If you are taking an HDB loan for your flat, the interest rate has been 2.6% for as long as I can remember. It is pegged to CPF 2.5% interest rate. The stability of the HDB loan rate may sound good, but it is currently considerably higher than private bank loans. One bank I know is offering five years at 1.4% fixed rate.
Disadvantages of Paying Off Home Loan Quickly
Singaporeans are quite fortunate. Our housing loan interest rates are about one of the lowest in the world.
This is quite different from many other countries, where interest rates can be much higher. As such, there may be greater urgency in rushing to pay off the home loan, given the higher rate.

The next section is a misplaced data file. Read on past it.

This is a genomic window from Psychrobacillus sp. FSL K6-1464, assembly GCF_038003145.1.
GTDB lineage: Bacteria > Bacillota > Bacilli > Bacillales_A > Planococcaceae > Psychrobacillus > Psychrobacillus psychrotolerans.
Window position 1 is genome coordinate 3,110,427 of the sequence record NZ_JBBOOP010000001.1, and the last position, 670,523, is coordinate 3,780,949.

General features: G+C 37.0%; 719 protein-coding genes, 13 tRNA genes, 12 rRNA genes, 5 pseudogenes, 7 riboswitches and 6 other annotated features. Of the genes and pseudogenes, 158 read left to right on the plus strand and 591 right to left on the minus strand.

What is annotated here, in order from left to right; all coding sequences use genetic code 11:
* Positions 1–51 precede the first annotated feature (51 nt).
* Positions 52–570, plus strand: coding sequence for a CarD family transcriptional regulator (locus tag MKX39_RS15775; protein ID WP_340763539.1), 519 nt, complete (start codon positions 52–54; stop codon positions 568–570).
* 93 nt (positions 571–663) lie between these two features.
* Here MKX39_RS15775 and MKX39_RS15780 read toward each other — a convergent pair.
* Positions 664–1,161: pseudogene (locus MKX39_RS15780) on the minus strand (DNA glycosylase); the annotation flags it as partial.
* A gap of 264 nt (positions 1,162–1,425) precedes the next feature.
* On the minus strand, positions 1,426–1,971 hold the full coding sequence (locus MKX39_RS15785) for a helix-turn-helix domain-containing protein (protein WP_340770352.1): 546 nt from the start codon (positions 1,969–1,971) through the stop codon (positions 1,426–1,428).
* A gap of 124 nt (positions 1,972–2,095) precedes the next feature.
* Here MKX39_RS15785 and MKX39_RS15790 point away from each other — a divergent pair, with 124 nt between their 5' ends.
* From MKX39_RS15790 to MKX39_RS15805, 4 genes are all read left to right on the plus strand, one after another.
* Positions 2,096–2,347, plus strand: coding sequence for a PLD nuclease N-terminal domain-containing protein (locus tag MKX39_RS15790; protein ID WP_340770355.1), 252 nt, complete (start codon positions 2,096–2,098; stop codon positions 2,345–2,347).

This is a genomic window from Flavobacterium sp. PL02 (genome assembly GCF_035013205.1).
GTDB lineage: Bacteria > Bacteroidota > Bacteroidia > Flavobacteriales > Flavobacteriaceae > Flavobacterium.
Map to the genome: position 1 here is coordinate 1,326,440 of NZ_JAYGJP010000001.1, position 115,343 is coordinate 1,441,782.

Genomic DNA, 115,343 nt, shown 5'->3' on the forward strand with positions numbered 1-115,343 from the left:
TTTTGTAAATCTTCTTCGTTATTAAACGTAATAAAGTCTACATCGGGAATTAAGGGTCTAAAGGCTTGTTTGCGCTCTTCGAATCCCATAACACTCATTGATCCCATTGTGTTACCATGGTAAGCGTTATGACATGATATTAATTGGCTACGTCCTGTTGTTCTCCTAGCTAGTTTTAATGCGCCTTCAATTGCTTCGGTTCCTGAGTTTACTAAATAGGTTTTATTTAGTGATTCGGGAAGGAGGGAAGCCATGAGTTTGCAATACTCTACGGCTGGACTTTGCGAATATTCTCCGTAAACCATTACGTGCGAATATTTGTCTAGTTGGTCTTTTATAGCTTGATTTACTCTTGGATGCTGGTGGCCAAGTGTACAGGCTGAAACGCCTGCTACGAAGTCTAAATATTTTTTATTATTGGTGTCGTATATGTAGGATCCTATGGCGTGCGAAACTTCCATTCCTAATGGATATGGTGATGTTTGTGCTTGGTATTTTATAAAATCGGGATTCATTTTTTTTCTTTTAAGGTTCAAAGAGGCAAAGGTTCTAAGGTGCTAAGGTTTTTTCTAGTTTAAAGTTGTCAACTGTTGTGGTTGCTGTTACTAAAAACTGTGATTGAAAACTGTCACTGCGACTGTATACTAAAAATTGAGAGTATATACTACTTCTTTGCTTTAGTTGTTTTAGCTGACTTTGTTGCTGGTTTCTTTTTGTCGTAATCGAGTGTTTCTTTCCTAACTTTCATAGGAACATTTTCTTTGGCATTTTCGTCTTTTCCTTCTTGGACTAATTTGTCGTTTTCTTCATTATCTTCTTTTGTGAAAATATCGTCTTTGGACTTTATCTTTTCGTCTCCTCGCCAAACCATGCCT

While it’s always good to minimise interest repayments, our comparatively lower rate adds a new dimension to this. It may, for instance, be advantageous to maintain a healthy cash flow, or have cash to invest elsewhere besides our property, rather than giving full priority to home loan repayment.
That being said, here are some scenarios to consider, in deciding whether to repay your home loan faster:
- Are there prepayment penalties?
- What are your current savings?
- Do you own a private property or an HDB flat?
- Does hurrying the home loan repayment optimise your wealth accumulation?
Are There Prepayment Penalties?
For HDB loans, there are never any prepayment penalties, so you can feel free to prepay as much as you like.
For private bank loans, take note that there may be prepayment penalties for a certain period of time, such as in the first three to five years. If you try to make early repayments in this time, there will be a penalty imposed (the bank is trying to get back the interest they would have earned).